“ Teach a man to be religious; and you will then make him fond of his home and his family; he will then abhor the alehouse, and will shun all the bad company that would lead him into sin; he will make it his great desire to instruct his children in what is right, and he will be careful to set them a good example; he will know that it is his duty to feed his children properly, to clothe them well; he will try to add to the comfort of his wife, by keeping at home, and by giving her the benefit of his conversation and his advice. And, if the wife is a religious woman, she will rejoice to make home the most comfortable place that her husband can go to ; and by her diligence in house affairs, and by the proper regulation of her own disposition, she will shew her husband that she is never so happy, as when she is with him, and with her children. In such a family, there will be no disputes or quarrels; for the right principle is at the bottom, and right practice will spring from it.”

Now, all this is true, perfectly true; but it is an easier thing to shew that religion is the best guide to happiness, than to persuade men to follow it. There are, however, some persons, who would attend more to a lesson of worldly prudence, than to a lesson of religion; and by leaving off some bad habits, and adopting some good ones, they may be brought, in time, to see what is altogether the best

And even those, who have already chosen that better part, will not despise the advice which may supply some hints even to them, as to the regulation of their house, in such a way, as shall make it a comfort to all who belong to them. A true Christian will delight to shew that his religion not only makes him better, but that it makes him, and all his family, happier.

V.

course.

THE HOUR OF PRAYER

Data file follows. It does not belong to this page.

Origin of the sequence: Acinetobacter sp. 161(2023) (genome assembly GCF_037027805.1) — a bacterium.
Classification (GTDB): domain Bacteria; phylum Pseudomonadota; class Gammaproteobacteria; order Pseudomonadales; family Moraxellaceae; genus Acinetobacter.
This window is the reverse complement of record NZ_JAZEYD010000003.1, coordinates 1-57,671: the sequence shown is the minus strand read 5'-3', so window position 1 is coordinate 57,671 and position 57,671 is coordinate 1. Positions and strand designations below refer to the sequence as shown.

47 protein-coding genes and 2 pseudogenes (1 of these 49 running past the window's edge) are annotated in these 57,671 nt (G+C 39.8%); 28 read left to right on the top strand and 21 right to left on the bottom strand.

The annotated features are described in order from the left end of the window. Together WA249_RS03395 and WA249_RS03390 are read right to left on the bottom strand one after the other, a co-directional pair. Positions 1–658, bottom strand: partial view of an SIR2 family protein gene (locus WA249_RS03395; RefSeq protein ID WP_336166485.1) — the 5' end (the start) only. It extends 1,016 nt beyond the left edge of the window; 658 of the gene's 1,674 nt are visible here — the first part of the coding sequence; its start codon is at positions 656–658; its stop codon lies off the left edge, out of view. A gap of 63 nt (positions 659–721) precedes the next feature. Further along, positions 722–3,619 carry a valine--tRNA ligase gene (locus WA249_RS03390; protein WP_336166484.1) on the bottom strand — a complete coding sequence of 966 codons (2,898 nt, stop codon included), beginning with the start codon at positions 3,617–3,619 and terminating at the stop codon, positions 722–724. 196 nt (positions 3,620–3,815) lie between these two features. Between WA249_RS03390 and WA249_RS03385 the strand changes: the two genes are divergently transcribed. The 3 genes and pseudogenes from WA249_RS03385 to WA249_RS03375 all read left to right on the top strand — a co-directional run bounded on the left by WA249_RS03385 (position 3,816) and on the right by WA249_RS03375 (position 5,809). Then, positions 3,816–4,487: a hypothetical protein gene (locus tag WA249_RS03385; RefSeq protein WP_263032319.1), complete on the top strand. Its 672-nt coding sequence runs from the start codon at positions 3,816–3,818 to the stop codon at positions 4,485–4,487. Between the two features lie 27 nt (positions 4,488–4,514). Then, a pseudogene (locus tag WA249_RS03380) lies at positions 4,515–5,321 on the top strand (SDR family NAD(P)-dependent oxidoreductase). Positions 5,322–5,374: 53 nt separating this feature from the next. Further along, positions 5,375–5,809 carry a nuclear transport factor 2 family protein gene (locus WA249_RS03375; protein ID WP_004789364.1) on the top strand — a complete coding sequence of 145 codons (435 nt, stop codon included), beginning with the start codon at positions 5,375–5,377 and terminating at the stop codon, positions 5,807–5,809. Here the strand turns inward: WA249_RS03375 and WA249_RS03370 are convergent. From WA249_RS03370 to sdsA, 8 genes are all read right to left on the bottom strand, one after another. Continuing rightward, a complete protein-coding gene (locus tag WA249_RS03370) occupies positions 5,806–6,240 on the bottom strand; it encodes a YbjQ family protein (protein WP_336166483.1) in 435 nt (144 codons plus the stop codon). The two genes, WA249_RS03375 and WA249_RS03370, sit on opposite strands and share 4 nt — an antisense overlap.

CHILD, amidst the flowers at play,
While the red light fades away ;-
MOTHER, with thine earnest eye,
Ever following silently ;
FATHER, by the breeze of eve
Called thy harvest-work to leare ;
Pray !-Ere yet the dark hours be,
Lift the heart and bend the knee!
TRAVELLER, in the stranger's land,
Far from thine own household hand;
MOURNER, haunted by the tone
of a voice from this world gone;
CAPTIVE, in whose narrow cell
Sunshine hath not leave to dwell;
SAILOR, on the darkening sea;-
Lift the heart and bend the knee!
WARRIOR, that from battle won,
Breathest now at set of sun;
WOMAN, o'er the lowly slain,
Weeping on his burial-plain ;
Ye that TRIUMPH, ye that siei,
Kindred by one holy tie !
Heaven's first star alike ye see
LIFT THE HEART AND BEND THE KNEE !

MBs. HEMANT.

EXTRACT FROM PALEY.

The following extract from Paley's Natural Theology has been sent us by a correspondent. It is a delightful employment of the mind to think how the goodness of our Creator is so constantly exerted in our behalf.

« The ejaculation can never be too often repeated, How many things must go right for us to be an hour at ease! How many more for us to be vigorous and active! Yet vigour and activity are, in a vast plurality of instances, preserved in human bodies, notwithstanding that they depend on so great a number of instruments of motion, and that the defect or disExtract from Paley.

139 order of a very small instrument, of a single pair, for instance, out of the four hundred and forty-six muscles which are employed, may be attended with grievous inconvenience. Dr. Nieuentyt reckons up à hundred muscles that are employed every time we breathe; yet we take in, or let out, our breath, without reflecting what a work is thereby performed, what an apparatus is laid in, of instruments for the service, and how many such contribute their assistance to the effect! Breathing with ease is a blessing of every moment; yet, of all others, it is that which we possess with the least consciousness. A man in an asthma is the only man who knows how to estimate it : and, in general, we may remark in how-small a degree those, who enjoy the perfect use of their organs, know the comprehensiveness of the blessing, the variety of the obligation. We should also consider with gratitude, how happy it is that our vital motions are involuntary. We should have enough to do, if we had to keep our hearts beating, and our stomachs at work. Did these things depend upon our bidding, our care, or our attention, they would leave us leisure for nothing else. We must have been continually upon the watch, and continually in fear; nor would this constitution have allowed of sleep. In considering our joints, there is nothing, perhaps, which ought to move our gratitude more than the reflection, how well they wear. A limb, shall swing upon its hinge, or play in its socket, many hundred times in an hour, for sixty years together, without diminution of its agility, which is a long time for any thing to last; for any thing so much worked and exercised as the joints

In considering these things, one is tempted to exclaim, “ O Lord how manifold are thy works; in wisdom hast thou made them all.”